Written by Karen E. Mosier
Kamal graduated from the Faculty of Veterinary Medicine in Sri Lanka in 2007. He came to Canada in 2009. He completed an internship in Large Animal Medicine in 2012 and completed a 3 year residency training in Food Animal Production Medicine in 2016 at the WCVM. Kamal is a specialist in food animal production medicine and holds diplomate status of the American Board of Veterinary Practitioners in Food Animal Practice. He gives credit to his WCVM colleagues and friends Dr. Ted Leighton, Dr. Lyall Petrie, Dr. Fritz Schumann, Sherry Presnell, and Jane Fitzpatrick for their support during this time. In particular, he acknowledges his mentor and role model Dr. Ted Leighton, Professor Emeritus, WCVM, and former Executive Director, Canadian Wildlife Health Cooperative, who helped him to overcome racial barriers, financial difficulties, visa challenges, and cultural stereotyping that international students often face when they move to a different country to continue their studies and find employment.
Kamal’s main duties include providing clinical service for farm and pet animal clients through the ruminant field service of veterinary medical Centre and providing clinical teaching for the veterinary undergraduate students through clinical cases, lectures, labs, rounds, and other hands on trainings. The species of interest are dairy cattle, beef cattle, sheep, goats, pigs, and camelids.
What Kamal likes most about his job is helping animals when they are sick while focusing on animal welfare and assisting farmers to achieve their financial goals by disease prevention and optimizing management. He believes in a balanced approach to our relationship with farm animals and they should be respected for all the work they do for human beings and their use as food. He is very happy to help them when their health is impaired. The other part of his job that he really loves is teaching students to improve their clinical skills (e.g., rounds, labs, case discussions). He says, “It is always fun to see how their skills improve with the help you give to them”. He volunteers a lot of his spare time to mentor students studying for their licensing exams. He adds, “I love the university. My friends are like family.”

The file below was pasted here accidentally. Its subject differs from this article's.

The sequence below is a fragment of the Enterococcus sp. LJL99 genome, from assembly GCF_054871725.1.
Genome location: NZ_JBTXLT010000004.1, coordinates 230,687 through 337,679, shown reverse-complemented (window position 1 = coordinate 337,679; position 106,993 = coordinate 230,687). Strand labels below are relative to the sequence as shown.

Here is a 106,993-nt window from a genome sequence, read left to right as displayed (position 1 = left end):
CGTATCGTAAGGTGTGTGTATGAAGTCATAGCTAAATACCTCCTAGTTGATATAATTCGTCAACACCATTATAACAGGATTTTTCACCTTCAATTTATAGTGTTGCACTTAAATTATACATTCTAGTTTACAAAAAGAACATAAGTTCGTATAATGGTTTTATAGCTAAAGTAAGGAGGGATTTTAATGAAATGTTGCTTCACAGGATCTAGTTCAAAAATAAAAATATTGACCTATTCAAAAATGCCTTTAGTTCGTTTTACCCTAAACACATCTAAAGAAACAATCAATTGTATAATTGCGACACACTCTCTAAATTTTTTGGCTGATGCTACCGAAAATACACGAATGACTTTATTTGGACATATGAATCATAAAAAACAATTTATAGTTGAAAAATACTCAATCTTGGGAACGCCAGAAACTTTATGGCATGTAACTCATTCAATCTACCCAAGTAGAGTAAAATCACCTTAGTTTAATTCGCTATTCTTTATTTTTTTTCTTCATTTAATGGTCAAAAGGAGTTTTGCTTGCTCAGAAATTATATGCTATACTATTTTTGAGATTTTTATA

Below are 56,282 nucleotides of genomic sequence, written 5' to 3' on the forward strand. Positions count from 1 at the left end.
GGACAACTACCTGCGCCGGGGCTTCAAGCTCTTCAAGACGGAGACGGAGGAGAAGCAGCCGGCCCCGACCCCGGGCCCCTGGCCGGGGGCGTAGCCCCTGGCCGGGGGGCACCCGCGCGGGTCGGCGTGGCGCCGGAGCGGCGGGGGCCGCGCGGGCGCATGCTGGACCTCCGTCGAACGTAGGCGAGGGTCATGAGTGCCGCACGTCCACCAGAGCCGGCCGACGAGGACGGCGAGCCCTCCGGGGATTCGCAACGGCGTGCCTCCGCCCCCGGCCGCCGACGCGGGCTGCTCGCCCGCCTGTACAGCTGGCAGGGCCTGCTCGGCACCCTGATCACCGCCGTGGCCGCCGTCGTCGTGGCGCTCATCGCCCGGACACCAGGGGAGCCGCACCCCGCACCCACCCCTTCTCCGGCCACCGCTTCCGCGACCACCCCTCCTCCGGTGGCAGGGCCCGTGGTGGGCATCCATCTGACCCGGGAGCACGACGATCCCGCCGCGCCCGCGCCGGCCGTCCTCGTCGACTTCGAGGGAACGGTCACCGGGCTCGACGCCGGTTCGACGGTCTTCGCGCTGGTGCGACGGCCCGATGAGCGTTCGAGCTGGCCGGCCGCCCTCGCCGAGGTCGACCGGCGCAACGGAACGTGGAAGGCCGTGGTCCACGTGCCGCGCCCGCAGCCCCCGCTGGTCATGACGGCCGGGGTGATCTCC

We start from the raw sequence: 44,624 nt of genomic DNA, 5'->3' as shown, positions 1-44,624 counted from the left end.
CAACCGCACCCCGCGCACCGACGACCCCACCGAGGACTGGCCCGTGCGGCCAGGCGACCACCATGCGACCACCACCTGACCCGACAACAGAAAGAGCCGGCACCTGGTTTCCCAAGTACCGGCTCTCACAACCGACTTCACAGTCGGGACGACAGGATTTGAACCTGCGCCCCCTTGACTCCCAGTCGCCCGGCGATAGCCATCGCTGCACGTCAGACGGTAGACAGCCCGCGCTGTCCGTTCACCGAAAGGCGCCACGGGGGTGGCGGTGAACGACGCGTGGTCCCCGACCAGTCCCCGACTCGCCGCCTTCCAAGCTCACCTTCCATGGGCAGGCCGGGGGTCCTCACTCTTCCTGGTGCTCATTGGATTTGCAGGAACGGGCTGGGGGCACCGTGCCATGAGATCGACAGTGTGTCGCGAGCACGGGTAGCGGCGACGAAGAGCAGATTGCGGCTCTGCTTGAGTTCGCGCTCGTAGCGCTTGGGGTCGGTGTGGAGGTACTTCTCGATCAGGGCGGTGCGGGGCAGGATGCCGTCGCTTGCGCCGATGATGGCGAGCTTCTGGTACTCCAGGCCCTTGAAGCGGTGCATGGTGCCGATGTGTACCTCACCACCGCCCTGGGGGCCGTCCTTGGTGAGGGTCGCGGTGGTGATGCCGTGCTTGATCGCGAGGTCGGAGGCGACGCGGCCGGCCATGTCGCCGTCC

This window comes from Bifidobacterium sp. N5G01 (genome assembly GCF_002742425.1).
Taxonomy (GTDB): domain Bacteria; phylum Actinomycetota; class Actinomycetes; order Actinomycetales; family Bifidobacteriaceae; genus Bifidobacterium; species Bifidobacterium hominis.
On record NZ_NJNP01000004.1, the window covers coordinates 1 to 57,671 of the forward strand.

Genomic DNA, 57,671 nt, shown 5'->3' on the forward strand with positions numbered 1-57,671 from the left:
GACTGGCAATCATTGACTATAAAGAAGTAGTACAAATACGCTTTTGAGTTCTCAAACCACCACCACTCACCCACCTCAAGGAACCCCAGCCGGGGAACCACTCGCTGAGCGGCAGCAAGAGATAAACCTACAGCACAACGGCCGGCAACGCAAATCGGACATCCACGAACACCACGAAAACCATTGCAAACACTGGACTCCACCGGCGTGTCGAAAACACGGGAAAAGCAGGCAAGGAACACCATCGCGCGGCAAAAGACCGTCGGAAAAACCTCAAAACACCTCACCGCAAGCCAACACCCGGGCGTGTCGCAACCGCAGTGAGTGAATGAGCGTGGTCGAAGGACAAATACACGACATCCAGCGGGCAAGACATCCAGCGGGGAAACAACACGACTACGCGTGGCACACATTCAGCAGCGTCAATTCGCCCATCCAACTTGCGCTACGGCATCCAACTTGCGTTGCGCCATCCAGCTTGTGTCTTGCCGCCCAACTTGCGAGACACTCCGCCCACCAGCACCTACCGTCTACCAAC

What Kamal loves most about working at the WCVM is the access to services e.g., ultrasonography, digital radiography and computed tomography (CT) that would not be available to him if he worked in private practice. He also appreciates the library services available at the university and being able to loan materials from other universities, things that we often take for granted.
Kamal believes that his DVM, his Board certification, and the training he took at the WCVM is crucial for his work. He has a strong work ethic. Whether he is performing a surgery, doing a pregnancy check or cleaning his truck, he does it with pride. He says, “I enjoy my job and I want to make a difference and help my students and do my best for patients”.
Kamal has been an ASPA member for the last four years, but he has been in the university with WCVM since 2012. He believes that the most valuable thing about ASPA is having a group to represent you as a part of the work force at the University of Saskatchewan. He credits Darcy Hryn-Bird, ASPA Member Services Officer, for her invaluable help and support over the years. He says, “Darcy is pleasant and easy-going and always accessible, even in the evenings and on the weekends.”
Kamal’s advice to new ASPA members is “Read your letter of offer and make sure that everything promised in the interview is included in your letter of offer before you sign it. Read the collective agreement and get informed about all the perks available to you (e.g., employee benefits, pension plan, APDA, tuition waiver) so that you can take advantage of these great features you have access to as part of your employment package”.
Kamal’s advice to all ASPA members is “Go above and beyond in your job and exceed others’ expectations. Strive for work life balance and take time for physical fitness and to spend time with your family. Chronic health problems can occur from working too hard. Take all your holidays. Report your extra hours and take extra time off in lieu”.